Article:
When I read about Microsoft C.E.O. Satya Nadella’s comments last week about women in high-tech asking for raises I nearly choked on my Geritol. According to him, women shouldnâ€™t be asking for raises. Instead, they should simply trust in the system that thereâ€™s more coming their way. I’m so apoplectic I can hardly articulate a response. If I learned nothing else during my forty years in the corporate world it’s that no one is going to walk down the hall and pat you on the head for being a good girl and back it up with a nice raise. If Nadella had his way, women would toil silently and blissfully alongside men doing the same work while watching the men reap the benefits while the women wait for a few crumbs to be thrown in their direction, if they’re very good girls.
If I had taken his advice I would have spent my entire career on a reception desk, making a subsistence salary while probably simultaneously running the entire office, directing sales, handling P.R., keeping the company solvent, setting corporate policy and generally doing the work of three or four people. I’ve watched mediocre, poorly qualified men rise to the top simply because they were great self-promoters while brilliant, hard-working women are passed over. You know what I’m talking about don’t you Boomer Broads. We’ve all witnessed the subtle discrimination over the years and while the business world has improved, Nadella’s comments demonstrate there is still an underlying layer of prejudice. Not all CEOs think like he does but these dinosaurs still do exist.
Here’s an excerpt from my book, BOOMERBROADcast on the issue:
Take care of yourself in business. Weâ€™ve watched men to do it without hesitation.Â If Iâ€™d taken better care of myself, Iâ€™d have had more job satisfaction, a fatter pension and much lower cortisol levels. Do not be the dutiful, hardworking girl waiting for a pat on the head. Set your goals. State what you want and if you deserve it, ask for it. The worst they can say is no. At best, youâ€™ll be able to buy a condo and take a vacation. Youâ€™re worth it. And buying your own diamonds proves it.
Protect your interests and take care of yourself first. Weâ€™re all familiar with the airline safety procedure telling us to put the oxygen mask over our own face before that of children. The benefits may seem obvious to most of us but not everyone gets it. This metaphor applies to life in general and in my experience no more so than in the business world. Boomer Broads were raised to be dutiful, considerate, self-effacing models of compliance. In a generation of women who were now expected to also hold our own in the working world, we carried these values into the workplace. As a result, we were easily taken advantage of and not always given our just rewards. How many Boomers and other women do you know who worked their asses off and never received the recognition they deserved.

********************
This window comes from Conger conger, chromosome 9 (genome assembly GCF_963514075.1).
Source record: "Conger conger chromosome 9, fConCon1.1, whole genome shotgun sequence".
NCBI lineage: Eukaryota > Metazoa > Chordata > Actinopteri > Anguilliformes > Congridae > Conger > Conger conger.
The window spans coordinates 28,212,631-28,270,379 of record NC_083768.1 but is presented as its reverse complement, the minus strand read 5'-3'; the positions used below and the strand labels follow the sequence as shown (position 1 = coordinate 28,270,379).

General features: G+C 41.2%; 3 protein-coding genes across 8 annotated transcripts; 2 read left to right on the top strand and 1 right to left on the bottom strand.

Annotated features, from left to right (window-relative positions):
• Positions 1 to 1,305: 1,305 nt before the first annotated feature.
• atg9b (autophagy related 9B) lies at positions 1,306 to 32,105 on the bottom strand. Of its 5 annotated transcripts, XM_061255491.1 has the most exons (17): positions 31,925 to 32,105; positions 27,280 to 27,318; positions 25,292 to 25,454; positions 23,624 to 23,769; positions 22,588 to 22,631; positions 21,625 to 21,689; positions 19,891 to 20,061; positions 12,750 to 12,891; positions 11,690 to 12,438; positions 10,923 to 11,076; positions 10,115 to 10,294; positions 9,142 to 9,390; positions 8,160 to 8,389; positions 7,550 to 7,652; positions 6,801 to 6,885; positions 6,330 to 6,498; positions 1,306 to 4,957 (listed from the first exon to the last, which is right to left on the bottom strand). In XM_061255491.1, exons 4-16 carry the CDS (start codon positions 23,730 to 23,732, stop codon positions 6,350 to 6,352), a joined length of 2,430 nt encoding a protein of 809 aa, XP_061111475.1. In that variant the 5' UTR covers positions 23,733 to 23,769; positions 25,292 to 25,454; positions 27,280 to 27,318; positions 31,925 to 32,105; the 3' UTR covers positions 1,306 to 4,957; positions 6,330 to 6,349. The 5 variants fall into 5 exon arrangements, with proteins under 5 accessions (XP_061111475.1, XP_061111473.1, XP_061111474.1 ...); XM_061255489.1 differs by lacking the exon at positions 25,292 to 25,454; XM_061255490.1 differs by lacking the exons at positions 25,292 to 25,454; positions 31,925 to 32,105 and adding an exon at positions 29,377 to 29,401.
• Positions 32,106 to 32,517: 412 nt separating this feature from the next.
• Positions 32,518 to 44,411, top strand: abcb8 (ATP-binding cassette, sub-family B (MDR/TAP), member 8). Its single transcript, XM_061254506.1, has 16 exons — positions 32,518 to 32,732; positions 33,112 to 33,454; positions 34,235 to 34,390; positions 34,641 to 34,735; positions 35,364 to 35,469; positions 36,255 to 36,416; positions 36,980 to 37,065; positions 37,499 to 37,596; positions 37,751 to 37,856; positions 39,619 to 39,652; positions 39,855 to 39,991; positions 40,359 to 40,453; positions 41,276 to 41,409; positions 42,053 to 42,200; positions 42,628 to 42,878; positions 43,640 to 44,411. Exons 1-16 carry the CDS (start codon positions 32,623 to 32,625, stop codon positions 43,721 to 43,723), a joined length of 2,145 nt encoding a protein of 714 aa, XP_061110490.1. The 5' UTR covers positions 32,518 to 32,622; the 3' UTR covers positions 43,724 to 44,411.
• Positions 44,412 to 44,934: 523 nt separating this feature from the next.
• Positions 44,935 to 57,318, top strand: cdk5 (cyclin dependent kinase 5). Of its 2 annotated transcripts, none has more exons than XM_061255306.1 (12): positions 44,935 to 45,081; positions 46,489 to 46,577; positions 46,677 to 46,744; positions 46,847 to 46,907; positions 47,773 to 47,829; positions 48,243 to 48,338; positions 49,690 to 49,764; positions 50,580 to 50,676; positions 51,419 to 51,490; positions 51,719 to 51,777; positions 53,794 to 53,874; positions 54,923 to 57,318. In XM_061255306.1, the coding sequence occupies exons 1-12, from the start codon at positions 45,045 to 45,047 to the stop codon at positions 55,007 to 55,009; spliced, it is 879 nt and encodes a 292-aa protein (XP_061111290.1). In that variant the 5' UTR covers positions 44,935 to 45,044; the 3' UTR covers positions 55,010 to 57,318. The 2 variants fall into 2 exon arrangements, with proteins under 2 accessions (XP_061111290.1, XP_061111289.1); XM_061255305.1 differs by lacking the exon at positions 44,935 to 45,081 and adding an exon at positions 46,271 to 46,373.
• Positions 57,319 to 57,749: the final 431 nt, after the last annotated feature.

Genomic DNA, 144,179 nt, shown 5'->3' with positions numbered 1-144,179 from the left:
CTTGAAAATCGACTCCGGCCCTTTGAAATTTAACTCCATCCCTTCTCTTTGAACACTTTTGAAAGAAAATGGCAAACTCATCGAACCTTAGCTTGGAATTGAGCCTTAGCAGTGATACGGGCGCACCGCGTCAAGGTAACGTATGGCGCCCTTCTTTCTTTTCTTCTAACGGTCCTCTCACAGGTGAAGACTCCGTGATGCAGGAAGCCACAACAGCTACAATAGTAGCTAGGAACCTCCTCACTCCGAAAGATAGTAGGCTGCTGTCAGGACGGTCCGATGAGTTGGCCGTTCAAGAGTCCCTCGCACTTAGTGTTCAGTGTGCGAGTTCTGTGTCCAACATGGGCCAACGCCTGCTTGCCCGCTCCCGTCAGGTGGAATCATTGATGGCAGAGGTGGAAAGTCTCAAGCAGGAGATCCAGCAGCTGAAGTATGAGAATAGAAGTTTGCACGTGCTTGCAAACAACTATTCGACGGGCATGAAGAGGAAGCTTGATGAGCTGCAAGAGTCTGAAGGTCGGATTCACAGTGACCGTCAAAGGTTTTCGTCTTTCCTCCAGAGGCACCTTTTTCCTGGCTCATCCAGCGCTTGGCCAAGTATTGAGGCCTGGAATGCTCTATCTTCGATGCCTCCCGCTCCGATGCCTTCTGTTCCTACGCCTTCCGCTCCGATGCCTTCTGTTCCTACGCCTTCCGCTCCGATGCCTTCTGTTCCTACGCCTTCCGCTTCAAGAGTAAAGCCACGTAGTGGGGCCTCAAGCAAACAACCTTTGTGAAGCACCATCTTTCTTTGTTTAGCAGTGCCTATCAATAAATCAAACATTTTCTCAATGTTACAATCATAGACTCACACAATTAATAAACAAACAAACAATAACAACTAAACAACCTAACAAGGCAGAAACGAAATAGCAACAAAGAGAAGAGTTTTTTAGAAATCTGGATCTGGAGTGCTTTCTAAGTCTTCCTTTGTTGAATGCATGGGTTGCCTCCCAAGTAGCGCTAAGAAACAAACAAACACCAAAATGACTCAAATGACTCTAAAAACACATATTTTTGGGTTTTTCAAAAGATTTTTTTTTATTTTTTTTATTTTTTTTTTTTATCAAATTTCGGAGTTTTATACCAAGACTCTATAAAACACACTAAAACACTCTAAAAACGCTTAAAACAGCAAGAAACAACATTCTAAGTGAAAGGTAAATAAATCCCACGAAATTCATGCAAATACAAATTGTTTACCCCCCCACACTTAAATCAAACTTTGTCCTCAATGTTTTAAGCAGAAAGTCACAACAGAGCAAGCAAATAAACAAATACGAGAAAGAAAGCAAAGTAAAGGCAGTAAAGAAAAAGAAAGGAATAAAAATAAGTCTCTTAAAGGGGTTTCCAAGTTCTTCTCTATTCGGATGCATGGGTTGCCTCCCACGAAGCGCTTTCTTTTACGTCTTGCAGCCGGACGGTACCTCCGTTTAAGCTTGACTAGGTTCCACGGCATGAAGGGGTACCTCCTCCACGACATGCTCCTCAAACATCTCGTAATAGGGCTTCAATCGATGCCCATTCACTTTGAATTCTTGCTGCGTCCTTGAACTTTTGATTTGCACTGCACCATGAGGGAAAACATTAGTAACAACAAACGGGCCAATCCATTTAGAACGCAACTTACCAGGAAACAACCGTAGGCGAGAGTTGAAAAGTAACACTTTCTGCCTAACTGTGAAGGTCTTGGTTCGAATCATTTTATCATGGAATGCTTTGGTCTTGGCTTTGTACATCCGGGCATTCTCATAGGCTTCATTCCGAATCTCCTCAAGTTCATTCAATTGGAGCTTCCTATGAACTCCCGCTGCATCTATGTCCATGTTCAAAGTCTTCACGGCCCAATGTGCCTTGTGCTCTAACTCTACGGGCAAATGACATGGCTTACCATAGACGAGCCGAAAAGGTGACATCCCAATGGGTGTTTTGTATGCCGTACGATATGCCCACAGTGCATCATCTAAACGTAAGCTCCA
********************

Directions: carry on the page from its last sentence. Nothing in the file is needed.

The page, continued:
. . . . . What I learned is that itâ€™s the responsibility of each one of us when we are doing an excellent job to insist upon the commensurate rewards. That may take the form of a higher salary, a promotion, an extra week of vacation or some other type of recognition. I worked for a very enlightened employer who would probably have complied if I had raised the issue of higher salary or more staff. The fault was my own. Instead of asking for additional staff, my way of coping was to string yellow â€œCAUTIONâ€ tape up around my desk and work until midnight.”
How can a man achieve the level of CEO of Microsoft when he has the temerity to say something so patently stupid. I hope Melissa Gates had a word with him. While Nadella later apologized for his comments, the damage has been done. As a result of his Freudian slip we now know what he’s really thinking.
And don’t forget to order your own copy of BOOMERBROADcast,
Baby Boomer reflects on the journey from living life in the Sixties to living life in her Sixties, at
http://www.amazon.com/dp/B00OQH2DCG for the Kindle Edition
Get a head start on Christmas shopping.